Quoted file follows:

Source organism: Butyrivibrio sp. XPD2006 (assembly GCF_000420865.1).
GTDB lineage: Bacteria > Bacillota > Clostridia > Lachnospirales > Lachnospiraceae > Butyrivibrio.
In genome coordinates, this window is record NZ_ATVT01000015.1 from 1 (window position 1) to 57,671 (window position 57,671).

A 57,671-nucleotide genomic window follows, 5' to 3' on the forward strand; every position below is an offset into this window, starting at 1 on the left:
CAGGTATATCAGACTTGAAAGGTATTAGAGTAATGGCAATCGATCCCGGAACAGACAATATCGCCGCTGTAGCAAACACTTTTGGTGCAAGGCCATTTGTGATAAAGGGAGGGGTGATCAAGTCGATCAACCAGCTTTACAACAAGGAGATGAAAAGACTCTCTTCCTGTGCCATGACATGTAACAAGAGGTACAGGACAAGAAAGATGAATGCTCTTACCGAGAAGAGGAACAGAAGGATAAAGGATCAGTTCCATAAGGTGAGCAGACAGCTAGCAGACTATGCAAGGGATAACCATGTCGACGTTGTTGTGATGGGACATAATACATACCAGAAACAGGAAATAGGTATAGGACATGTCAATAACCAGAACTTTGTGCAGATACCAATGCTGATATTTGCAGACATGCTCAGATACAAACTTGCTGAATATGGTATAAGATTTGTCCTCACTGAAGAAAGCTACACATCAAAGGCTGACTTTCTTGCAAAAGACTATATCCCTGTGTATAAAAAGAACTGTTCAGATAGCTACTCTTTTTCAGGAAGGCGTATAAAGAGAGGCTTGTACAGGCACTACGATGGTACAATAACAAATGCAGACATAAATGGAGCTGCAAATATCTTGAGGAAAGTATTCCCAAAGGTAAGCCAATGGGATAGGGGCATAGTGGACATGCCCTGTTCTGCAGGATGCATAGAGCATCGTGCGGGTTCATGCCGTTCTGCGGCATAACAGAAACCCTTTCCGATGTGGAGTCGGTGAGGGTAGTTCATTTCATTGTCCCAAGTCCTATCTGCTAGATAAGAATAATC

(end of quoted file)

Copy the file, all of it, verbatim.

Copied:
Source organism: Butyrivibrio sp. XPD2006 (assembly GCF_000420865.1).
GTDB lineage: Bacteria > Bacillota > Clostridia > Lachnospirales > Lachnospiraceae > Butyrivibrio.
In genome coordinates, this window is record NZ_ATVT01000015.1 from 1 (window position 1) to 57,671 (window position 57,671).

A 57,671-nucleotide genomic window follows, 5' to 3' on the forward strand; every position below is an offset into this window, starting at 1 on the left:
CAGGTATATCAGACTTGAAAGGTATTAGAGTAATGGCAATCGATCCCGGAACAGACAATATCGCCGCTGTAGCAAACACTTTTGGTGCAAGGCCATTTGTGATAAAGGGAGGGGTGATCAAGTCGATCAACCAGCTTTACAACAAGGAGATGAAAAGACTCTCTTCCTGTGCCATGACATGTAACAAGAGGTACAGGACAAGAAAGATGAATGCTCTTACCGAGAAGAGGAACAGAAGGATAAAGGATCAGTTCCATAAGGTGAGCAGACAGCTAGCAGACTATGCAAGGGATAACCATGTCGACGTTGTTGTGATGGGACATAATACATACCAGAAACAGGAAATAGGTATAGGACATGTCAATAACCAGAACTTTGTGCAGATACCAATGCTGATATTTGCAGACATGCTCAGATACAAACTTGCTGAATATGGTATAAGATTTGTCCTCACTGAAGAAAGCTACACATCAAAGGCTGACTTTCTTGCAAAAGACTATATCCCTGTGTATAAAAAGAACTGTTCAGATAGCTACTCTTTTTCAGGAAGGCGTATAAAGAGAGGCTTGTACAGGCACTACGATGGTACAATAACAAATGCAGACATAAATGGAGCTGCAAATATCTTGAGGAAAGTATTCCCAAAGGTAAGCCAATGGGATAGGGGCATAGTGGACATGCCCTGTTCTGCAGGATGCATAGAGCATCGTGCGGGTTCATGCCGTTCTGCGGCATAACAGAAACCCTTTCCGATGTGGAGTCGGTGAGGGTAGTTCATTTCATTGTCCCAAGTCCTATCTGCTAGATAAGAATAATC